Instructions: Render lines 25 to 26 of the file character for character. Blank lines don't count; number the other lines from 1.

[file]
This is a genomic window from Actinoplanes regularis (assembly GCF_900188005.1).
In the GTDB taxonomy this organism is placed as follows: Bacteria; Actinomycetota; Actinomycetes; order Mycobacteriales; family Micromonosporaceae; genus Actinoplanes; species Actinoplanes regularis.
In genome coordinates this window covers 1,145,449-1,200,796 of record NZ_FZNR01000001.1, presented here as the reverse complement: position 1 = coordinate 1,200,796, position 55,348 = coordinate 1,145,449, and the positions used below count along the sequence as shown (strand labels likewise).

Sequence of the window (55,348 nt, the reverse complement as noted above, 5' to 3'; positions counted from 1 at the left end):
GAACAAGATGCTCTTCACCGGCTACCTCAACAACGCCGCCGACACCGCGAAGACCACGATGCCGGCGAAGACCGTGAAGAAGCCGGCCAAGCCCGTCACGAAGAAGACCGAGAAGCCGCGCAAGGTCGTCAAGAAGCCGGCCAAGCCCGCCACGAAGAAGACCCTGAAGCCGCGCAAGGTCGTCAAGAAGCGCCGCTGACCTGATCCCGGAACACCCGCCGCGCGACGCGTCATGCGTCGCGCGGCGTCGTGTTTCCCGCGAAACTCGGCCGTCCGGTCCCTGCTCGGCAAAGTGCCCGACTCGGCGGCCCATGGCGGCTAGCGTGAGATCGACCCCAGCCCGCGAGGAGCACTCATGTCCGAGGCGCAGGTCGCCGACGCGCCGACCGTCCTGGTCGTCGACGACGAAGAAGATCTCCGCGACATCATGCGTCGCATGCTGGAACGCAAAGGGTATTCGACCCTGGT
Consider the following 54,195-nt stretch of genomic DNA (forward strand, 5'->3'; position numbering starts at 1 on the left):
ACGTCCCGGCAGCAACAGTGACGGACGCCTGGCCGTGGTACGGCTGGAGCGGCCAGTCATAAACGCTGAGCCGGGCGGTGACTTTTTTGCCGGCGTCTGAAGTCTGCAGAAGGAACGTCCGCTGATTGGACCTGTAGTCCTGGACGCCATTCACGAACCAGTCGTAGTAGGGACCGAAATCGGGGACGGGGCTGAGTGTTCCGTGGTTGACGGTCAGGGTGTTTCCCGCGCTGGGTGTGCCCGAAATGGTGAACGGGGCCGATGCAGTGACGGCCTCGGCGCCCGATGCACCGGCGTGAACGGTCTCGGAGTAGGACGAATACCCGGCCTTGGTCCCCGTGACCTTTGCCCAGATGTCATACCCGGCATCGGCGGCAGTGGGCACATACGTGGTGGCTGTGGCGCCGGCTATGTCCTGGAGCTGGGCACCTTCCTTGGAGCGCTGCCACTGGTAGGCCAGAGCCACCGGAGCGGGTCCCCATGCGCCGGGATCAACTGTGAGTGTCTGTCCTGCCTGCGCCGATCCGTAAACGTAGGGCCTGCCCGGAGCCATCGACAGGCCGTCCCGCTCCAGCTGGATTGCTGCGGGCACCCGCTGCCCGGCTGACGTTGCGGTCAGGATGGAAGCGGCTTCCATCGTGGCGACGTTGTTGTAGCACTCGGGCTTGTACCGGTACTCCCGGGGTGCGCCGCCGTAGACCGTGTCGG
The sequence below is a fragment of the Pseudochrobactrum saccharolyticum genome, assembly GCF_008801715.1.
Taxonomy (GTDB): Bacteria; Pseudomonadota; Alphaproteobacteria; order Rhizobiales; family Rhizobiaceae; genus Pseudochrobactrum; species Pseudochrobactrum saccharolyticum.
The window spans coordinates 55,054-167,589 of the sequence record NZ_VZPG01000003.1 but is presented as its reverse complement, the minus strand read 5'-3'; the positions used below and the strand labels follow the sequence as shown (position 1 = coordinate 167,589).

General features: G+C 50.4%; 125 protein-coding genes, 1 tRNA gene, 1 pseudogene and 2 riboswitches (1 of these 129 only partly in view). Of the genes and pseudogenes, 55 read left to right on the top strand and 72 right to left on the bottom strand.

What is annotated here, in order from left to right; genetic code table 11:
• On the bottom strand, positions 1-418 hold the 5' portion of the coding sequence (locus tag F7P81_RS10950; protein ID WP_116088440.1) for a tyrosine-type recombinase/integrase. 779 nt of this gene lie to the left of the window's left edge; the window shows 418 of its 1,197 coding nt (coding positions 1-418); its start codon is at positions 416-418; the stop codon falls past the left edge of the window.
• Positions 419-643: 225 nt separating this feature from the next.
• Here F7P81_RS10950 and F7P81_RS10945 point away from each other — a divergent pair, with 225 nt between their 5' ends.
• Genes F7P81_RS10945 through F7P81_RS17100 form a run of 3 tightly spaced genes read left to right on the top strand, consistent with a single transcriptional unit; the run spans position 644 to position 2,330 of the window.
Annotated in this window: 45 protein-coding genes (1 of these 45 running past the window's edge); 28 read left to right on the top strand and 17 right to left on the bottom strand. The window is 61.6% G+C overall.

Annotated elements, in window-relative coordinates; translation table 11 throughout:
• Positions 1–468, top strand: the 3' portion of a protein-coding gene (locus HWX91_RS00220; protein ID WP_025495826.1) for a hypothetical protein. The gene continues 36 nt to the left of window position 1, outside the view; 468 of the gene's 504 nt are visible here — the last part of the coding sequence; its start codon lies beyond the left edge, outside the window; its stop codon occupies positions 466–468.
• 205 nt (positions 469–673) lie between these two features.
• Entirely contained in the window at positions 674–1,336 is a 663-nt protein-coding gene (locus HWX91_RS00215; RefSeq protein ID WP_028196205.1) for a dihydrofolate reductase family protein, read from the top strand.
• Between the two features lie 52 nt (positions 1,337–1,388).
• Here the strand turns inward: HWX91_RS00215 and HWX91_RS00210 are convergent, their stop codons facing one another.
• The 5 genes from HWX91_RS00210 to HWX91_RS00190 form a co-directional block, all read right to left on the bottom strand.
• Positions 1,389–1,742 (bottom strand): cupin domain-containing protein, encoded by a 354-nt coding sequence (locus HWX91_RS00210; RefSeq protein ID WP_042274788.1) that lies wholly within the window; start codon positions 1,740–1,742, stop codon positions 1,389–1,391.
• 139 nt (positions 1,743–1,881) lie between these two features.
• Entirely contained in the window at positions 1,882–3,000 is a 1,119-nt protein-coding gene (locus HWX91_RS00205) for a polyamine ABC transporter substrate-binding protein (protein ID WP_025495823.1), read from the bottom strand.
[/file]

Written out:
• Positions 1,389–1,742 (bottom strand): cupin domain-containing protein, encoded by a 354-nt coding sequence (locus HWX91_RS00210; RefSeq protein ID WP_042274788.1) that lies wholly within the window; start codon positions 1,740–1,742, stop codon positions 1,389–1,391.
• 139 nt (positions 1,743–1,881) lie between these two features.